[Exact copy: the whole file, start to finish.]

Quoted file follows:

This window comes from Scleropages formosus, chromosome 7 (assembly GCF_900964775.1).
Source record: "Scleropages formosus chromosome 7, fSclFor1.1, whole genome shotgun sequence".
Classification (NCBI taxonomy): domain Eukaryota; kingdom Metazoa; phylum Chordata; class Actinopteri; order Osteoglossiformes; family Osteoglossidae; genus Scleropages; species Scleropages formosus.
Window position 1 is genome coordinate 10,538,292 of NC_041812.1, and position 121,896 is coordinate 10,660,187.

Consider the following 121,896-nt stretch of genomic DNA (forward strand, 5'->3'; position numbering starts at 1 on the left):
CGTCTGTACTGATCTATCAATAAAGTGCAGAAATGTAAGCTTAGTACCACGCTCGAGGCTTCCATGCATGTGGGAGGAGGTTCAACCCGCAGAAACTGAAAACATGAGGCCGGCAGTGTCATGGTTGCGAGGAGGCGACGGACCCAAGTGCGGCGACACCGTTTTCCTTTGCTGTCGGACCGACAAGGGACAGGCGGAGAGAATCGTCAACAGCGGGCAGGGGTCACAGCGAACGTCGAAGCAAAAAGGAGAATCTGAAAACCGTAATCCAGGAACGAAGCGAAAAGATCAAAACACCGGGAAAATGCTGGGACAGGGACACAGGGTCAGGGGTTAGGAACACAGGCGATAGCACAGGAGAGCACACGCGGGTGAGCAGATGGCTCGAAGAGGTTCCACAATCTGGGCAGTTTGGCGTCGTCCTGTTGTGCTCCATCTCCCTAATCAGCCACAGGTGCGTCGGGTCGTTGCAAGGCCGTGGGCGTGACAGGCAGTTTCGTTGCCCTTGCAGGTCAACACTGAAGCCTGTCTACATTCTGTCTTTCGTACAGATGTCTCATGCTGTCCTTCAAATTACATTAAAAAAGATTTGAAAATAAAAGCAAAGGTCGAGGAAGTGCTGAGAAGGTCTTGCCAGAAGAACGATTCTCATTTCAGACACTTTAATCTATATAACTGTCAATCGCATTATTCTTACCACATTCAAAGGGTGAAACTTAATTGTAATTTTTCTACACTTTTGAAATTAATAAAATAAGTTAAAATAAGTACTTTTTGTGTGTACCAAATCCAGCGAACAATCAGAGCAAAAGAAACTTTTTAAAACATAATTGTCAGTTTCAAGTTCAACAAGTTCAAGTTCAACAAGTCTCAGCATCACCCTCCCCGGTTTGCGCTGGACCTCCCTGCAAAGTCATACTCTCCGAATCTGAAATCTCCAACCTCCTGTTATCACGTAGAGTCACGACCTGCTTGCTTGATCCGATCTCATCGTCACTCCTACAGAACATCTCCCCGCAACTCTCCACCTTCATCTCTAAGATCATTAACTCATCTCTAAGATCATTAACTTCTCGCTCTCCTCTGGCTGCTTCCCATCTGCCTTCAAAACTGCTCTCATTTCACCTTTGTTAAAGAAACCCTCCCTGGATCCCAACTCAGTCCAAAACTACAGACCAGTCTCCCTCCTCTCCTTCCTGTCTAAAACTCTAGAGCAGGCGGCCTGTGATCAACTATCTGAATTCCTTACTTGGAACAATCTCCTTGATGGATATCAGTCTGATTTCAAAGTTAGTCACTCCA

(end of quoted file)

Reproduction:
This window comes from Scleropages formosus, chromosome 7 (assembly GCF_900964775.1).
Source record: "Scleropages formosus chromosome 7, fSclFor1.1, whole genome shotgun sequence".
Classification (NCBI taxonomy): domain Eukaryota; kingdom Metazoa; phylum Chordata; class Actinopteri; order Osteoglossiformes; family Osteoglossidae; genus Scleropages; species Scleropages formosus.
Window position 1 is genome coordinate 10,538,292 of NC_041812.1, and position 121,896 is coordinate 10,660,187.

Consider the following 121,896-nt stretch of genomic DNA (forward strand, 5'->3'; position numbering starts at 1 on the left):
CGTCTGTACTGATCTATCAATAAAGTGCAGAAATGTAAGCTTAGTACCACGCTCGAGGCTTCCATGCATGTGGGAGGAGGTTCAACCCGCAGAAACTGAAAACATGAGGCCGGCAGTGTCATGGTTGCGAGGAGGCGACGGACCCAAGTGCGGCGACACCGTTTTCCTTTGCTGTCGGACCGACAAGGGACAGGCGGAGAGAATCGTCAACAGCGGGCAGGGGTCACAGCGAACGTCGAAGCAAAAAGGAGAATCTGAAAACCGTAATCCAGGAACGAAGCGAAAAGATCAAAACACCGGGAAAATGCTGGGACAGGGACACAGGGTCAGGGGTTAGGAACACAGGCGATAGCACAGGAGAGCACACGCGGGTGAGCAGATGGCTCGAAGAGGTTCCACAATCTGGGCAGTTTGGCGTCGTCCTGTTGTGCTCCATCTCCCTAATCAGCCACAGGTGCGTCGGGTCGTTGCAAGGCCGTGGGCGTGACAGGCAGTTTCGTTGCCCTTGCAGGTCAACACTGAAGCCTGTCTACATTCTGTCTTTCGTACAGATGTCTCATGCTGTCCTTCAAATTACATTAAAAAAGATTTGAAAATAAAAGCAAAGGTCGAGGAAGTGCTGAGAAGGTCTTGCCAGAAGAACGATTCTCATTTCAGACACTTTAATCTATATAACTGTCAATCGCATTATTCTTACCACATTCAAAGGGTGAAACTTAATTGTAATTTTTCTACACTTTTGAAATTAATAAAATAAGTTAAAATAAGTACTTTTTGTGTGTACCAAATCCAGCGAACAATCAGAGCAAAAGAAACTTTTTAAAACATAATTGTCAGTTTCAAGTTCAACAAGTTCAAGTTCAACAAGTCTCAGCATCACCCTCCCCGGTTTGCGCTGGACCTCCCTGCAAAGTCATACTCTCCGAATCTGAAATCTCCAACCTCCTGTTATCACGTAGAGTCACGACCTGCTTGCTTGATCCGATCTCATCGTCACTCCTACAGAACATCTCCCCGCAACTCTCCACCTTCATCTCTAAGATCATTAACTCATCTCTAAGATCATTAACTTCTCGCTCTCCTCTGGCTGCTTCCCATCTGCCTTCAAAACTGCTCTCATTTCACCTTTGTTAAAGAAACCCTCCCTGGATCCCAACTCAGTCCAAAACTACAGACCAGTCTCCCTCCTCTCCTTCCTGTCTAAAACTCTAGAGCAGGCGGCCTGTGATCAACTATCTGAATTCCTTACTTGGAACAATCTCCTTGATGGATATCAGTCTGATTTCAAAGTTAGTCACTCCA